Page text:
May 19, 2014
Brain & Behavior
Overweight political candidates tend to receive fewer votes than their thinner opponents, finds a new study co-authored by a Michigan State University weight bias expert.
While past research has found weight discrimination in schools, businesses, entertainment and other facets of American society, this is the first scientific investigation into whether that bias extends to election outcomes, said Mark Roehling, professor of human resources.
“We found weight had a significant effect on voting behavior,” Roehling said. “Additionally, the greater size disparity between candidates, the greater the vote share of the more slender candidate.”
Before he became a university professor, Roehling was a human resources manager at a Fortune 100 corporation and a civil attorney who specialized in employment cases such as wrongful discharge and discrimination.
For the study, he and his wife, Patricia Roehling, a psychology professor at Hope College, analyzed data from the 2008 and 2012 U.S. Senate elections. Using a previously established scientific method, research assistants determined from color photos whether the candidates in 126 primary and general elections were normal weight, overweight or obese.
Both obese men and women were less likely to get on the ballot in the first place. When it came to merely being overweight, women were underrepresented on the ballot, though men were not. This is consistent with previous research showing men who are slightly heavy tend not to experience discrimination like that of slightly overweight women.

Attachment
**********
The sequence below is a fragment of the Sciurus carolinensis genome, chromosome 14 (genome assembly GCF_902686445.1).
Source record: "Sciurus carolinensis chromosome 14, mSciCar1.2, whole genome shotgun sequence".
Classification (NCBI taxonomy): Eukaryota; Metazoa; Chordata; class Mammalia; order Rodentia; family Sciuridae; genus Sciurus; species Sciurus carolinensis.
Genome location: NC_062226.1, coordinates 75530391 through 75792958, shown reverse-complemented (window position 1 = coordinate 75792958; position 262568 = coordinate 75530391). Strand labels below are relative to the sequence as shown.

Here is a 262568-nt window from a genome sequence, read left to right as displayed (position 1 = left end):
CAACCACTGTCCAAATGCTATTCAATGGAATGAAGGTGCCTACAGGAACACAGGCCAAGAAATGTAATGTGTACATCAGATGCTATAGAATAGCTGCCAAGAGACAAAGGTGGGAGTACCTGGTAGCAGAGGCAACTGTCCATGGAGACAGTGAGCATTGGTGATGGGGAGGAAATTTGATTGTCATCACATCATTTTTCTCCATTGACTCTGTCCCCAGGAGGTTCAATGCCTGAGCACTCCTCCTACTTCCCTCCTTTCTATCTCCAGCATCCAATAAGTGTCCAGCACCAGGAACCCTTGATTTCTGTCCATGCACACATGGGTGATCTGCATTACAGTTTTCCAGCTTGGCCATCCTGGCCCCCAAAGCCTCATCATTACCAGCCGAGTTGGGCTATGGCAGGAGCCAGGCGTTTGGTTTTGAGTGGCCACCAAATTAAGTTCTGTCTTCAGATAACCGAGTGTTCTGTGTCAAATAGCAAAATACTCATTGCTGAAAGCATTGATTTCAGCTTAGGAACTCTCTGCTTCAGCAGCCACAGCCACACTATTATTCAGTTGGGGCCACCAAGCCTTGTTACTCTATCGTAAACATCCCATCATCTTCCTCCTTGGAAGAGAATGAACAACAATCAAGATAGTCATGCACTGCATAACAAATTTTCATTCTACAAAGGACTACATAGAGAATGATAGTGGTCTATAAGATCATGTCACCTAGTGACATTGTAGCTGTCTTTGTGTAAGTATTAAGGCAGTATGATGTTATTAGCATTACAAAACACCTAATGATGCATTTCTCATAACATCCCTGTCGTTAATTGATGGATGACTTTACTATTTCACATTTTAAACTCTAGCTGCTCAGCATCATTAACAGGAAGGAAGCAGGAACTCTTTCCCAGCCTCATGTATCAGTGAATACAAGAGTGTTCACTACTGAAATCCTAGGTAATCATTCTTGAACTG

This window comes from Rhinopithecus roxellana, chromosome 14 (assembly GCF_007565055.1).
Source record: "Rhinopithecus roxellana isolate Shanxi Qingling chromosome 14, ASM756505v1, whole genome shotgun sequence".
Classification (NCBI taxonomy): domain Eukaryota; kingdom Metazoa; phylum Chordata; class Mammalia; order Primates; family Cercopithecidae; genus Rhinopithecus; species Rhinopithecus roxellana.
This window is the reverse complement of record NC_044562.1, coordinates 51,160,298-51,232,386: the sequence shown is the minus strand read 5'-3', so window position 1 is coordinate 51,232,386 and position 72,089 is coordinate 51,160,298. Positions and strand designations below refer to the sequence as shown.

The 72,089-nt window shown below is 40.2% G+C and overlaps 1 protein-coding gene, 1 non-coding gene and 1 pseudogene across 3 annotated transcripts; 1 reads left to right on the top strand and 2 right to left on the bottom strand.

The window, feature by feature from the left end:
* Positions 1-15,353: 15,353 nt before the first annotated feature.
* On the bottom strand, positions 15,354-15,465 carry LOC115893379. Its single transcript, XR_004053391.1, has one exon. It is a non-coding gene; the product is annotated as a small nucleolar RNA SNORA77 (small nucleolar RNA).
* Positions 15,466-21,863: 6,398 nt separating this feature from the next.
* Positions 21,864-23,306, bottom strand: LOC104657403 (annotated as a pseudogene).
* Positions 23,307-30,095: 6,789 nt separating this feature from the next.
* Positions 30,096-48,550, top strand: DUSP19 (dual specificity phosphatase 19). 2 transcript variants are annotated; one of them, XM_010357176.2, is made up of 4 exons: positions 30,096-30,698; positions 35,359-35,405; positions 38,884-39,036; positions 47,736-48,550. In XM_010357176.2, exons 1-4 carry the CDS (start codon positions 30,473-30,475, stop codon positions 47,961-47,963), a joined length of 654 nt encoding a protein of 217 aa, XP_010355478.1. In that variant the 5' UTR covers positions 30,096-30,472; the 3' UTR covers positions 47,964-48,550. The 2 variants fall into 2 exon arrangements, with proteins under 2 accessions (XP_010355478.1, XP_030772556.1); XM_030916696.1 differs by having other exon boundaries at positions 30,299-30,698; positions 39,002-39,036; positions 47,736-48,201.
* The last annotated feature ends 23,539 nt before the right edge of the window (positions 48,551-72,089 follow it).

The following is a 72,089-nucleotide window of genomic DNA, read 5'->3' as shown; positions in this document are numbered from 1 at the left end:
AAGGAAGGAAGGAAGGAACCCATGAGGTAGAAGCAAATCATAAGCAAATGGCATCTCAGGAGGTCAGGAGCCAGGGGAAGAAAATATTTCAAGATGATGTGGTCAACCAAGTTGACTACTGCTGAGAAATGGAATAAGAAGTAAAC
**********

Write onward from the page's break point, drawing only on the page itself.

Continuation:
However, when it came to the voting, both male and female candidates – whether obese or simply overweight – got a lower share of the vote total than their more slender opponents.
“The study,” said Roehling, “provides evidence that the bias and discrimination against the overweight and obese that has been documented in the areas of employment, education, health care and social situations also extends to the electoral process in the United States.” The study was published online in May in the research journal Equality, Diversity and Inclusion.